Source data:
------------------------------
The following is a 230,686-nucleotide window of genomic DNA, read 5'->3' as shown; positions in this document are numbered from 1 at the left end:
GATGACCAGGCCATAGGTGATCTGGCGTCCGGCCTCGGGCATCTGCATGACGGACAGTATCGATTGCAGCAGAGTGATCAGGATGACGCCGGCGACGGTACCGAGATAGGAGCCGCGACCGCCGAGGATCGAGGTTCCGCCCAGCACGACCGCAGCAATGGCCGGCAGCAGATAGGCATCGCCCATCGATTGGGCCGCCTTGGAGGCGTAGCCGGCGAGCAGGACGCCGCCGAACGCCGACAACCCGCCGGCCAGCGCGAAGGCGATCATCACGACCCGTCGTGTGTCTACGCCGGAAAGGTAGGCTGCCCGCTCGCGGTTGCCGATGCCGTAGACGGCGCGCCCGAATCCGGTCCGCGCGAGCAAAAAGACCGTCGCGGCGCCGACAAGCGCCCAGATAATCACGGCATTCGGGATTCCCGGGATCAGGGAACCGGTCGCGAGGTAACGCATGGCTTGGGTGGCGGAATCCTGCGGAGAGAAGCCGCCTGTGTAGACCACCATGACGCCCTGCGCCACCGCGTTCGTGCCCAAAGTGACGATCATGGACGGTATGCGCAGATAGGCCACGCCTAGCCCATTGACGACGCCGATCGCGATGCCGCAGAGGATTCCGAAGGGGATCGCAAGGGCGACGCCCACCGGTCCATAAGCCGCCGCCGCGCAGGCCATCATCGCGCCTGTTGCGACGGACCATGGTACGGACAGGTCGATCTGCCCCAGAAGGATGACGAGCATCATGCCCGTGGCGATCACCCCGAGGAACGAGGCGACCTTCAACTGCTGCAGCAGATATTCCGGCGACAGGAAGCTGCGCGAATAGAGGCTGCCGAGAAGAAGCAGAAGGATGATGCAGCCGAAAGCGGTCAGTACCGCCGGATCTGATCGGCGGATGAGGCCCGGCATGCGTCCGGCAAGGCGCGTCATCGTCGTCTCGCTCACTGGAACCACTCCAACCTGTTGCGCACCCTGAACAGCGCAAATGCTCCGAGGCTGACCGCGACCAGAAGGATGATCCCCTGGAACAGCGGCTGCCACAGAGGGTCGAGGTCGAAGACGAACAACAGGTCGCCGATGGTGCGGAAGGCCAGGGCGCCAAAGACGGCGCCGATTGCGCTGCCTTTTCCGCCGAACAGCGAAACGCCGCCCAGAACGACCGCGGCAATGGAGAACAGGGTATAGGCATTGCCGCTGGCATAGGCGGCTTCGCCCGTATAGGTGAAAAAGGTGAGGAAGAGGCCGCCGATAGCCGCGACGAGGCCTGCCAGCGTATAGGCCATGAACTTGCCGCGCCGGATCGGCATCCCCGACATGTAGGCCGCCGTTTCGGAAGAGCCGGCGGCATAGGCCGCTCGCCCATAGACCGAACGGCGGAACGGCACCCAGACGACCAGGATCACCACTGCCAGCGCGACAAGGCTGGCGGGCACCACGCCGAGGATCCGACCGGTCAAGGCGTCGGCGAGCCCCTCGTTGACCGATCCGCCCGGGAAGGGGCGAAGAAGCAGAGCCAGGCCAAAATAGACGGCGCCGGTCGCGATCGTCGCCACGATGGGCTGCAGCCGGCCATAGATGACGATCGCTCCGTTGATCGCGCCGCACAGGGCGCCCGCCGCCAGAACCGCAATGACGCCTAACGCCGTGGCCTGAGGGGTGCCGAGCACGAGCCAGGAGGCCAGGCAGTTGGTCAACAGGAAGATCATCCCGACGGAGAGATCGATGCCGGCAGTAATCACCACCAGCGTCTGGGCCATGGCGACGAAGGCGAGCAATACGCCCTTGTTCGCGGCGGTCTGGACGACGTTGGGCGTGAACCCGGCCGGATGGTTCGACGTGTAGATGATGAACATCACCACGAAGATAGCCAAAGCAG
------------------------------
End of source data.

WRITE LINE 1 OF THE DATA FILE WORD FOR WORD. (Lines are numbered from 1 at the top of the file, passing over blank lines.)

The following is a 230,686-nucleotide window of genomic DNA, read 5'->3' as shown; positions in this document are numbered from 1 at the left end: